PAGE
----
ISLAMIC FINANCE: THEORY AND PRACTICE
PROF. DR. ANWER I. BURNEY
Aug 2 - 8, 2010
Presently, it is a matter of great concern for the relevant economists and practitioners that the practice of Islamic banking and finance prominently differs from its theory. The root cause or main reason of this difference is that although new financial instruments have been invented or adopted in strict compliance of legal requirements of Shariah, the objective of Shariah has not been fulfilled yet.
Hence in order to do away with the above difference, it is absolutely necessary to make a comprehensive research and approach in the right direction and come forward with measures and solutions that ensure the combination of the Shariah legalities and essentially fulfilled Shariah objectives based merger of Islamic theory and practice.
Islamic banking and conventional banking differ from each other. The main distinguishable characteristic is interest or Riba. The most prominent financial instrument of conventional baking is interest or Riba whereas in the Islamic banking is strictly prohibited. Islamic banking emphasises on justice, fairness, honesty and general well being of the people.
It may add to the knowledge of many readers that professor SD Goitein records his research that partnership and profit-sharing rather than interest based borrowing and lending formed the basis of commerce and industry in 12th and 13th centuries in the Mediterranean region.
After growing freedom after World War II, the Muslims countries made some practical experiments in interest free financing with their past background of Muslims credit societies and cooperatives functioning on interest free basis the banking institutions exhibited rebalance in 1960s. Interest-free bank was established in Karachi in 1960s and it was based on profit sharing without interest.
The Dubai Islamic bank was established in the nineteen seventies taking deposit in current account and investment account and was engaged in profit making activities directly as well as through working partners.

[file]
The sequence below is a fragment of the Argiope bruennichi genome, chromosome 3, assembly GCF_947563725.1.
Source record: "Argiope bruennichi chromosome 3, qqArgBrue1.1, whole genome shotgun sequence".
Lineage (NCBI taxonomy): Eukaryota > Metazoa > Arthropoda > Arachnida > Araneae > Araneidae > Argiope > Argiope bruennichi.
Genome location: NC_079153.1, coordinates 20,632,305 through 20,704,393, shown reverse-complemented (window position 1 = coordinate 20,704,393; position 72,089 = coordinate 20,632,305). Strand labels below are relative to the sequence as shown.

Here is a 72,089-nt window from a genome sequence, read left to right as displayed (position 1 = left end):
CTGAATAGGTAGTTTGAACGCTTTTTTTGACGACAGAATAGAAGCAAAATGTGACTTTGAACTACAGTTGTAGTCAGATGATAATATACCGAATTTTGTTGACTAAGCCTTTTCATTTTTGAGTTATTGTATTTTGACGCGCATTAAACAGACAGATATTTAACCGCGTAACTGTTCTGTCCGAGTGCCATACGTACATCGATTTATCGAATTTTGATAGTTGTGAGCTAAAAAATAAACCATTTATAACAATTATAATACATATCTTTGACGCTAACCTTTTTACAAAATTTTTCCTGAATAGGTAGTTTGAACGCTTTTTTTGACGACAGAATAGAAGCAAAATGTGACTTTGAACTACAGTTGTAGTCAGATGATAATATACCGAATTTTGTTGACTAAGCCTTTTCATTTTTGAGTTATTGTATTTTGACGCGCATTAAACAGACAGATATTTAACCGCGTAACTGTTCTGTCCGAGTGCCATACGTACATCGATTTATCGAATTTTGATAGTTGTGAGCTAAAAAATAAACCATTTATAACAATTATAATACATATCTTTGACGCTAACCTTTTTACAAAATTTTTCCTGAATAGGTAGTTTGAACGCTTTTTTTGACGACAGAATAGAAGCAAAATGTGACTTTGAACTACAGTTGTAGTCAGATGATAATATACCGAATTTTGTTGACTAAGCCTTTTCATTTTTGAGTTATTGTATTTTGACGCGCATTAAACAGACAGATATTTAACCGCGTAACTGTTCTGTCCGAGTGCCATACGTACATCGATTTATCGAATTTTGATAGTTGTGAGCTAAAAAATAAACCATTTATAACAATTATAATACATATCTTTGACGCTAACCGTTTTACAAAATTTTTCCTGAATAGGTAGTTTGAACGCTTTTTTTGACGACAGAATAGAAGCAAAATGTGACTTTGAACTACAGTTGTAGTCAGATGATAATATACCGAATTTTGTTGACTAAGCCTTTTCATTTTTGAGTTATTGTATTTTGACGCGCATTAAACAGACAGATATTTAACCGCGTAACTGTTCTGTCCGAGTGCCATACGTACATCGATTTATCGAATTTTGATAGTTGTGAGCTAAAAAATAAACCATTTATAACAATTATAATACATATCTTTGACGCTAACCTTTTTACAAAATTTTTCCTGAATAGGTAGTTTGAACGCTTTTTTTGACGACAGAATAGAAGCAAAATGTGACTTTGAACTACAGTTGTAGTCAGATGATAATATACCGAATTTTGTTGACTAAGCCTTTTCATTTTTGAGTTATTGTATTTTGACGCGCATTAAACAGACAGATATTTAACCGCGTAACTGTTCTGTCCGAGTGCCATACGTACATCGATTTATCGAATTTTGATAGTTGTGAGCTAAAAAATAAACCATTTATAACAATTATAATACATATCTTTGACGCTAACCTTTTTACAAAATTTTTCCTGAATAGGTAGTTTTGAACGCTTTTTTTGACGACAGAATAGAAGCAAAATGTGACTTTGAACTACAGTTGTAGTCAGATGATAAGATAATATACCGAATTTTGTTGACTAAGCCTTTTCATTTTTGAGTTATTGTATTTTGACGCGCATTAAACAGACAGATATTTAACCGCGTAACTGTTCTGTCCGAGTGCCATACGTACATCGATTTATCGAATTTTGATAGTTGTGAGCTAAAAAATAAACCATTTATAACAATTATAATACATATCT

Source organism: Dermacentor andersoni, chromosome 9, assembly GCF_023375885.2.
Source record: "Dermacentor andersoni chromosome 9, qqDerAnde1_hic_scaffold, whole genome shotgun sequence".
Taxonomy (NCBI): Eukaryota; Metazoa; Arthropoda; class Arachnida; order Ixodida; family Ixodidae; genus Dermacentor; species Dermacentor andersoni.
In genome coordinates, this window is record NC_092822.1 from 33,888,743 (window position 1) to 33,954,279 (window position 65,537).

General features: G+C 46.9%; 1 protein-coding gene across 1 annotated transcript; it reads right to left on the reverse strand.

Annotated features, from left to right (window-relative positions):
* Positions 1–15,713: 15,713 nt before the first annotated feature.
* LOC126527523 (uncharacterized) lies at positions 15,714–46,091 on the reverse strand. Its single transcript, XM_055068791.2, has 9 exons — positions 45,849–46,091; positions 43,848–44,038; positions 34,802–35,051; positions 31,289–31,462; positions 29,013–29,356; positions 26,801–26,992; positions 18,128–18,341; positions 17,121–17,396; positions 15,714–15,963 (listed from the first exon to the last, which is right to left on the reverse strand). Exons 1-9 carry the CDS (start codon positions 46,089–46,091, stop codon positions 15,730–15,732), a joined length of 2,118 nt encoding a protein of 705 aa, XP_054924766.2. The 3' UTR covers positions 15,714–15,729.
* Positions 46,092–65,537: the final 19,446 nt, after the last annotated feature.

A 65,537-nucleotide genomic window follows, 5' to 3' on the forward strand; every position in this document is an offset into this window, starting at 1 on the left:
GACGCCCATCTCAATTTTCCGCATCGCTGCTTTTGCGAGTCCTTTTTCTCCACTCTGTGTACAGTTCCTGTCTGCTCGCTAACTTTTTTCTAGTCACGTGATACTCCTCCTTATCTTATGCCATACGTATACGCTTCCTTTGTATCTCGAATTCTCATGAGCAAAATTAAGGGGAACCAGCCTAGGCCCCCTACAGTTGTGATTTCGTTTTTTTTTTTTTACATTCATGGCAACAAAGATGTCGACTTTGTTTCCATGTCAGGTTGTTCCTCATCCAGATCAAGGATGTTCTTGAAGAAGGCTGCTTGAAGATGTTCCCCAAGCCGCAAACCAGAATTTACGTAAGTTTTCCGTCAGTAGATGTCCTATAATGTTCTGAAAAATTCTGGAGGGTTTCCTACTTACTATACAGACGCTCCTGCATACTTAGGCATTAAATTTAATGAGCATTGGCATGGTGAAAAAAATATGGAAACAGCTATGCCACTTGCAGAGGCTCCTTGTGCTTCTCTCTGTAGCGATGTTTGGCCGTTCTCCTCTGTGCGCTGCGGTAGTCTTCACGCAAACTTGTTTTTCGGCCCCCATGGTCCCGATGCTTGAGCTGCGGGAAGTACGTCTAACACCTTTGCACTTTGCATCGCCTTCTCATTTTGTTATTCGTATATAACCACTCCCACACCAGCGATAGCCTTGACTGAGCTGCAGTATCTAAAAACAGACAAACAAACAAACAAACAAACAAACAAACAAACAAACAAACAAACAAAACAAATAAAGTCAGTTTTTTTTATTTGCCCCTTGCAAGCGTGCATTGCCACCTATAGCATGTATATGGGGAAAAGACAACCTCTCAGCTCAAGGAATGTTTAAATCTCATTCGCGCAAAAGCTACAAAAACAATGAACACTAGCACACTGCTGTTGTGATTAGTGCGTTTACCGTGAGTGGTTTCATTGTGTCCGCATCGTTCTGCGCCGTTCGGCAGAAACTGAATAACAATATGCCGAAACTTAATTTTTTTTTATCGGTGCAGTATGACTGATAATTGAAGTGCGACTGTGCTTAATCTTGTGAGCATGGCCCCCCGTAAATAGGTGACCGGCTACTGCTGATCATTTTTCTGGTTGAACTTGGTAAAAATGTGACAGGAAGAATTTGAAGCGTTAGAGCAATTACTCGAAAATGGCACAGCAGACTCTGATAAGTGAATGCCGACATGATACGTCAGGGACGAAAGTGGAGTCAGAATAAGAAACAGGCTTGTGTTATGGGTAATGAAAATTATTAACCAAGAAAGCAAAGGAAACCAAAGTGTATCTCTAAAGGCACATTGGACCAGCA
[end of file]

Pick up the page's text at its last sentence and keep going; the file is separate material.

The Islamic Development Bank started operation in 1975. It was designed to serve the Muslim countries by arranging finance for trade and development on non interest basis. With the passage of time, Islamic banks increased to a dozen. Non banking financial institutions like investment companies and insurance companies (IAIB 1997) were an addition to the financial strength.
Till the end of 1970, interest of loan by banks was replaced by profit sharing. This changed the nature of financial intermediation making the funds owners as well as the financial intermediaries share the risk of enterprise with fund users. It was argued that a positive return was not guaranteed by the environment conducting the productive enterprise and therefore it was not justified for money capital to claim positive return.
Unemployment, inflation, poverty and recurrent business cyclone problems could be solved by abolishing interest and replacing it by profit sharing. Islamic economists were able to fortify these claims by sophisticated economic analysis at the macroeconomic level. It is possible to have banking without interest. It would not affect saving and investment.
Economists have been giving arguments in favour of Islamic finance due to its possible contribution in the stability. Some economist argued that if the interest on loan is abolished, the clients would not have any attraction in investments. In 1970's, Murabaha or cost plus financing was introduced.